Giedre Vilke: The line between online and offline retail is diminishing

Let’s talk about ecommerce in the Baltics. The e-commerce took off really quickly in UK and Scandinavia but in the Baltic countries, which are otherwise digitally quite advanced, the e-commerce was somehow lagging behind. What’s the situation with ecommerce here at the moment? 

Well, the e-commerce here is growing constantly. In Baltic countries we have an average growth of 15-20% per year. Except Estonia, which has shown even higher results in past few years. Estonians are used to everything digital and not afraid to buy online. If we compare the percentage of online buyers, then in Estonia this number is very big, even higher than EU average. Difference is only in spending amount per capita.  

But there are probably several reasons why e-commerce in Baltics hasn’t reached the level of UK. One of the reasons is the confidence in buying online. Especially in Lithuania and Latvia we still need to convince people that buying online is safe way to shop, besides being very convenient and fast way. It’s also connected to the fact that people still want to see, touch and try on the product before they make the purchase.  

This has led us to the conclusion that online and offline should become more like omni-channel to consumer. Online should also offer customers the possibility to pick up the item, to have the real contact with the seller and to see the product before he pays. We see that we are entering the period of mixed retail, because online and offline channels are solving different problems for customers. Offline helps with trust-related issues, e.g. it enables to see that the seller is real, and online is offering a really fast and convenient way to shop. So, I believe that the line between online and offline is diminishing and they will soon become one. For example, if you’re at work and buy something online, you can pick it up instantly on your way home.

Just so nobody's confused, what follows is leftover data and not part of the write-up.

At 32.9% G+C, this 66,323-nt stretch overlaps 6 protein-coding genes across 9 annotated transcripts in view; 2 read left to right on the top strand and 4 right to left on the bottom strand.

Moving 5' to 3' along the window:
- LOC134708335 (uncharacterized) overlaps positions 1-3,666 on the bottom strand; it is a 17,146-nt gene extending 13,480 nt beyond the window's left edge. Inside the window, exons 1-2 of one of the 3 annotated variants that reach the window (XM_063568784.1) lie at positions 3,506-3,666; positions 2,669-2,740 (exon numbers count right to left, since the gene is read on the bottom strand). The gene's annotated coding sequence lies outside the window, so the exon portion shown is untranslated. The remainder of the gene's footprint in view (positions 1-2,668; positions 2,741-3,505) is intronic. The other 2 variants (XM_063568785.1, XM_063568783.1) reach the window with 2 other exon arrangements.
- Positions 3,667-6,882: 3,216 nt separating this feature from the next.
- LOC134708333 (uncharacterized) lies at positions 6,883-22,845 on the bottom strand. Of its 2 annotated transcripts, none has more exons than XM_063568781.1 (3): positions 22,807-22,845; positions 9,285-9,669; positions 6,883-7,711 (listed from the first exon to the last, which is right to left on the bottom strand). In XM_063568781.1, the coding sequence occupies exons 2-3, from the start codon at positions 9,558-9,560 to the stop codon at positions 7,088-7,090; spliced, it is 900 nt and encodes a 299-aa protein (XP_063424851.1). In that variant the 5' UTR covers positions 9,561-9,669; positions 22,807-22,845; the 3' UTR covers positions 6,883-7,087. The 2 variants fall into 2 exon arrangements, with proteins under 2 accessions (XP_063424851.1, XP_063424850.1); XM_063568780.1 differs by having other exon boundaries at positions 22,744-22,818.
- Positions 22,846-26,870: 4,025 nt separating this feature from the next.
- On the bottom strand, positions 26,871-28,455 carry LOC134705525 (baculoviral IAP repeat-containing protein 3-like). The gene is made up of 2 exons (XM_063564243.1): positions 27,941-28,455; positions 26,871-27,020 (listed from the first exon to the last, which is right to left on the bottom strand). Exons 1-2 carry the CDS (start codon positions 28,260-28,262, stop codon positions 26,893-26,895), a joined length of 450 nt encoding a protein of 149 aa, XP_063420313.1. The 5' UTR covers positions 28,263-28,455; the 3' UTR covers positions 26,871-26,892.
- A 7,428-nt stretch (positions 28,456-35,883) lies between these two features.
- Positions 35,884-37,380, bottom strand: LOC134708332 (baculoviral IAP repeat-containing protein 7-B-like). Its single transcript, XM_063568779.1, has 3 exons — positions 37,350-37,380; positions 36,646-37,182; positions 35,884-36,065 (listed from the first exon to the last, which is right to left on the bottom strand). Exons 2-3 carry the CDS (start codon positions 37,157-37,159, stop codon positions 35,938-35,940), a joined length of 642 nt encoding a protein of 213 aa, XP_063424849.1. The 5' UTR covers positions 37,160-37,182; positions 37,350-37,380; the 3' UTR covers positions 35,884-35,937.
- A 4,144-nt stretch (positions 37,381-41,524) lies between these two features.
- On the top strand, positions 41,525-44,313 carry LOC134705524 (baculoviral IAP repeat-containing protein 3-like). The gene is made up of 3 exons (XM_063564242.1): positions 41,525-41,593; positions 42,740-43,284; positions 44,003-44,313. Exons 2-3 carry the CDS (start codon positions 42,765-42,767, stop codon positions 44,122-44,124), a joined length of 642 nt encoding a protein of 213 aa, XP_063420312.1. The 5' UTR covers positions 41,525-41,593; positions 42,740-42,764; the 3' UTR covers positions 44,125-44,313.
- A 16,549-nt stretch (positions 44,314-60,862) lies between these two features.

Another thing that probably affects e-commerce in Baltics is the number of square meters of retail space per population and closeness of shopping centers. If nearest shopping center is hours away, then it’s completely understandable that people use e-commerce more, because it’s more convenient for them.  

What about Alibaba, Amazon and other global e-commerce giants that are also increasingly popular here? Very often I hear people saying that the delivery from international e-shops is even quicker than from the local shops and some experts say that this is a major threat for local retailers. So how can you compete with Alibaba? 

It’s a very good question and also a common question that I often get asked. Basically, you are totally right that the main competitive advantage of local shop must be speed. If we compare all the local leaders, we see that the leaders always have the fastest delivery. We recently made a comparison of several countries’ e-shops and from there you could clearly see that the local e-commerce leaders offer delivery within one day, or in the worst case the next day. In some cases you can even get the product from the pick-up point instantly. Order and collect it in 5 minutes. So the speed definitely is the main competitive advantage. The local shops that offer delivery in two weeks won’t simply survive.  

The one and only reason why we became the leader in the Baltics, is that we have stock. We stock more than 200 000 units in our warehouses. And we plan to increase our warehouses more than three times in the coming years. So our main competitive advantage is the ability to offer products with good price and to deliver them on the same day. Good price and fast delivery are also what the customer needs. If you’re not able to offer this, you are not able to compete with global leaders. 

My personal experience shows that the delivery time is not so critical when it comes to more expensive and specialized items, which are not impulse purchases. 

Yes, you are right. I wasn’t talking about niche products and specialized shops as I myself represent absolutely different field – we are a department shop, we sell everything except food. In our case we see that the delivery time really makes the difference, because the conversion is couple of times higher if you have the item in stock. That’s why every big player is offering fastest delivery possible. When it comes to large product range, e.g. in case of department stores, then the advantage is speed and convenience. 

Niche players have different rules. The main thing for the niche players is the assortment. If you have the specific assortment that your customer needs, and it’s not a consumer product which you need right now, the delivery time isn’t so critical. Another thing is the service. Local players with niche items have the personal service that the global player will never offer you, because they are not able to be that diversified. This is the difference. There are different reasons because there are different needs of the customers.

Authors: Hando Sinisalu and Maarja Laasu (Best Marketing International)